- The Feminine Symptom: Aleatory Matter in the Aristotelian Cosmos by Emanuela Bianchi
Traditional feminist critiques of Aristotle fault him for his basic misogyny, but Emanuela Bianchi’s complex reading explores the subtleties of his thought through a “critical intimacy” with the texts, aiming neither to discredit nor salvage Aristotle’s theory but to undertake a rigorous reading through a feminist psychoanalytic lens. Bianchi’s analysis is creative while remaining firmly grounded in the texts, revealing hidden constellations within Aristotle’s system. The focal point of her analysis is the “feminine” motion of matter as it appears throughout Aristotle’s philosophy; Bianchi calls attention to his Generation of Animals as “the hidden and therefore never adequately studied foundational book of Western patriarchal metaphysics” (2). Following Irigaray, Bianchi’s method is to interrogate Aristotle’s text in order to reveal unconscious structures of his thought that ground patriarchy and its subjugation of female subjects. Sexual difference, as it appears throughout Aristotle’s corpus but most visibly in Generation of Animals, lies at the heart of patriarchal metaphysics—teleological male activity and techne both depend upon passive, receptive, and purportedly powerless “feminine” matter. [End Page 341]
Matter is aligned with the feminine throughout Aristotle’s system, and Bianchi traces three different characterizations of matter in Aristotle’s thought: matter as passive potential for form, matter as “desiring, as stretching out toward form,” and “matter as disruptive, as disobedient, as compulsive, as aleatory, as harboring manifold movements against nature” (223). In approaching this third designation of feminine matter, Bianchi deploys the multivalent concept of the symptom. From the psychoanalytic perspective, the symptom appears as a manifestation of something invisible; it is a sign that points elsewhere, a visible appearance of a dangerous hidden force. The symptom is produced by unconscious contents—tracing the symptom back to its origin can reveal the underlying “fault lines in the system” (6). The Greek word sumptoma refers to “falling together,” and connotes accident and chance; the Latin “coincidence” is a close cognate. Bianchi’s “feminine symptom,” as it appears in Aristotle’s text, is similarly overdetermined: a “falling together” of disruptive pieces that resist their categories in Aristotle’s schematic.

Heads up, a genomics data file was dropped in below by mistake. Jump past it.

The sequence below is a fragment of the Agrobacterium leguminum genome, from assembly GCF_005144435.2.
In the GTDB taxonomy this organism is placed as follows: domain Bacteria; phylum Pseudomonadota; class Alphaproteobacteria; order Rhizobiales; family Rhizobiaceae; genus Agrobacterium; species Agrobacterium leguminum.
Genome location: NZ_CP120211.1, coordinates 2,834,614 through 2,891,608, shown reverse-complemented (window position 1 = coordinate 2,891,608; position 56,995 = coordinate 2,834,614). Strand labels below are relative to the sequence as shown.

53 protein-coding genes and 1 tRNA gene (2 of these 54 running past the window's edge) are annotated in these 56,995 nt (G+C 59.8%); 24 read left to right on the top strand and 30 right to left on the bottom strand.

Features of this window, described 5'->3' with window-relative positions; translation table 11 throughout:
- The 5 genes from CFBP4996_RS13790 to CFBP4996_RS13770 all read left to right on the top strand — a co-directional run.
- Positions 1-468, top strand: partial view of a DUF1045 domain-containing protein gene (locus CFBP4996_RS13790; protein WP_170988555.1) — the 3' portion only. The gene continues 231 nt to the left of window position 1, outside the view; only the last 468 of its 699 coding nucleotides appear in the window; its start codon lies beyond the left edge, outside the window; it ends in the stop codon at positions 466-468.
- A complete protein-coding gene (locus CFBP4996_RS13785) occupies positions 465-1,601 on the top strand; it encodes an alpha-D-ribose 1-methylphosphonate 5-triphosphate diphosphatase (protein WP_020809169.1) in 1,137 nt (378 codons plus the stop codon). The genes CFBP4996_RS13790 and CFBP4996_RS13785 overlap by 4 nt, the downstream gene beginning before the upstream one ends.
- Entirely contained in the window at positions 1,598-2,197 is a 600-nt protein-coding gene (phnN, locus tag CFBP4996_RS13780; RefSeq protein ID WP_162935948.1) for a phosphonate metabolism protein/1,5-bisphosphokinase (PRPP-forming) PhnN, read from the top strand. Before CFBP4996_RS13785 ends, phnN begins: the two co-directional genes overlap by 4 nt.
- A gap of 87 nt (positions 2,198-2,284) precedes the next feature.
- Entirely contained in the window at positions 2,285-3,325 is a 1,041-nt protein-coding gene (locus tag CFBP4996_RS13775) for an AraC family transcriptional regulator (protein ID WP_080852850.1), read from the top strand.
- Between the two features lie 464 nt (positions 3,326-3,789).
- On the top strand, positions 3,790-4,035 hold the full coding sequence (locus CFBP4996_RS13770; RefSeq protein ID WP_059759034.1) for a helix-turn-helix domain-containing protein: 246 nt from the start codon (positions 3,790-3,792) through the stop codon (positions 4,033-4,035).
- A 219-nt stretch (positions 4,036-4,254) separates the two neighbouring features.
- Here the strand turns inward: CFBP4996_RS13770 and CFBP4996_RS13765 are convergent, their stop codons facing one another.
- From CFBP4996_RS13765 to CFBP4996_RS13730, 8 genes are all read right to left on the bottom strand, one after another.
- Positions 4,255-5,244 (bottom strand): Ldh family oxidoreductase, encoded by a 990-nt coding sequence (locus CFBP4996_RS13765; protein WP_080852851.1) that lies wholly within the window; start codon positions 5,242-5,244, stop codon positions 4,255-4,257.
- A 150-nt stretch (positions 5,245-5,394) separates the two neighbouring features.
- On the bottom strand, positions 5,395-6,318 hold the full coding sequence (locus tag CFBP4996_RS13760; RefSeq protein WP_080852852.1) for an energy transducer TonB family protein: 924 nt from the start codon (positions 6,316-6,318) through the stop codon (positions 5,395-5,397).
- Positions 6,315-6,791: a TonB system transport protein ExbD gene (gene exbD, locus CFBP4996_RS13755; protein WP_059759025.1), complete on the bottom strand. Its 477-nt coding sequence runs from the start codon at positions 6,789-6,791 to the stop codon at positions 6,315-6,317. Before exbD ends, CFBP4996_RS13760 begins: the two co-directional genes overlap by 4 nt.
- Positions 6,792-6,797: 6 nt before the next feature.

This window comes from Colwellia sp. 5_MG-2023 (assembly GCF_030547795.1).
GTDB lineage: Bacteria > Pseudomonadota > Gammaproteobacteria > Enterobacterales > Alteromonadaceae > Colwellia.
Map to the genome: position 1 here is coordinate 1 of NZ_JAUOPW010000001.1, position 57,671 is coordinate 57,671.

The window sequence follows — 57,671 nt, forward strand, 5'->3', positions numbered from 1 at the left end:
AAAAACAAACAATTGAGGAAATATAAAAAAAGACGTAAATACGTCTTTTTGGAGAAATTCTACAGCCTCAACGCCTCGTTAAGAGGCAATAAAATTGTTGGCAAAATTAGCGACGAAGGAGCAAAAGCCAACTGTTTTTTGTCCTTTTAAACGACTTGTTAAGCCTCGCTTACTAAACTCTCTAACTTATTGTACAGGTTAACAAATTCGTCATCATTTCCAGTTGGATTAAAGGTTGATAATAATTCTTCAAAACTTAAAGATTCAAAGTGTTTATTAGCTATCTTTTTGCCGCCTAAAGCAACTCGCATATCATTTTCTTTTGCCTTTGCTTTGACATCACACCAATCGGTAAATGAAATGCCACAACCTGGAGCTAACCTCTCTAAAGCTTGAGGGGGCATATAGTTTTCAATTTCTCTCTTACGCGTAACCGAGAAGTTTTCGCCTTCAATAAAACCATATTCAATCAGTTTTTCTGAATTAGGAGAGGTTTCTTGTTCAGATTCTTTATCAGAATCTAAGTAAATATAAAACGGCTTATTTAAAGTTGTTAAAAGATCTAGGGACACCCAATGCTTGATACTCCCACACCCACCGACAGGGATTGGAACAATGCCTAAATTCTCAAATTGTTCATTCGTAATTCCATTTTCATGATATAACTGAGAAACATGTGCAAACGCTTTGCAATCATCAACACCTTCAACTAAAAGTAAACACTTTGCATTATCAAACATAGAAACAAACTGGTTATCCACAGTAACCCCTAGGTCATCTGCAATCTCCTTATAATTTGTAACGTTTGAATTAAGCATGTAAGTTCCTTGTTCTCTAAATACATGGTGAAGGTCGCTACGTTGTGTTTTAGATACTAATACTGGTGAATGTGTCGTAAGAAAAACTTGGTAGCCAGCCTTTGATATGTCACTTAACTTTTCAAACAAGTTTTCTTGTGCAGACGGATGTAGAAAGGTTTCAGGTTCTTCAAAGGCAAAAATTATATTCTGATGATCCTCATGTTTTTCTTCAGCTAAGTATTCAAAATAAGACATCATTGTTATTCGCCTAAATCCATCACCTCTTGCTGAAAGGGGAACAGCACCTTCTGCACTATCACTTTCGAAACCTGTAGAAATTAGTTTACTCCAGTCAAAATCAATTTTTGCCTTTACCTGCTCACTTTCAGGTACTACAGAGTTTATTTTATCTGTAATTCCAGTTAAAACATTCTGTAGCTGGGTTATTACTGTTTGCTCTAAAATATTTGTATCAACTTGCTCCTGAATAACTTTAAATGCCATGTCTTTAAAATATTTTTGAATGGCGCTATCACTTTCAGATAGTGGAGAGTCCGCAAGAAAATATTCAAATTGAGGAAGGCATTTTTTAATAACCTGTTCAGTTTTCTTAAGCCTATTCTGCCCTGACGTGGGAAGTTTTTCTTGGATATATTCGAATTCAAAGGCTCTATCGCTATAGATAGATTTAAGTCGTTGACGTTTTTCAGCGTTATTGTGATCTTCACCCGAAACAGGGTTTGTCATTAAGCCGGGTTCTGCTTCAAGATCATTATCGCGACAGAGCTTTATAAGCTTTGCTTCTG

Feminist readings of Aristotle often emphasize his alignment of the feminine with passive, receptive matter, while the masculine is identified as active, powerful, and productive of both logos and techne. Beneath these obvious misogynistic strains, Bianchi discovers a peculiar inconsistency in Aristotle’s formulations: “feminine” motions of matter happen both in accordance with and against nature, simultaneously. According to Aristotle, the male sperm contains the pneuma, a kind of soul-principle, and provides the form for the offspring, while the female contributes only the matter, acting as a kind of receptacle for generation. The female child, then, signifies a deviation from form—and thus also from teleology. In failing to resemble the father, the female child is a monstrosity and thus works against nature while simultaneously fulfilling nature’s telos because females are necessary for the reproduction of the species. Females, as impotent mirrors of the male, are categorized as a deformity; anaperian refers to mutilation, maiming, and castration, prefiguring both Freud’s and Lacan’s classifications of women. Aristotle’s contradictory explanation places female beings within the teleological while simultaneously excluding them from teleology. This strange double nature of the feminine in Aristotle generates chaotic, unpredictable, and uncanny disruptions in his system. These “interruptive” elements are precisely what Bianchi names “the feminine symptom.”
Throughout Bianchi’s reading of Aristotle, she explores the interrelated forces of male mastery, techne, and teleology; this analysis is relevant to the work of feminist theorists of technology, including Donna Haraway and Rosi Braidotti. Aristotle tells us that when a female is produced, it is because the male has failed to gain the mastery—kratein is Aristotle’s word here, “a concept familiar from political contexts, carrying the sense of seizing control and ruling that may also be understood as an establishment of sovereignty” (38). There is [End Page 342] a...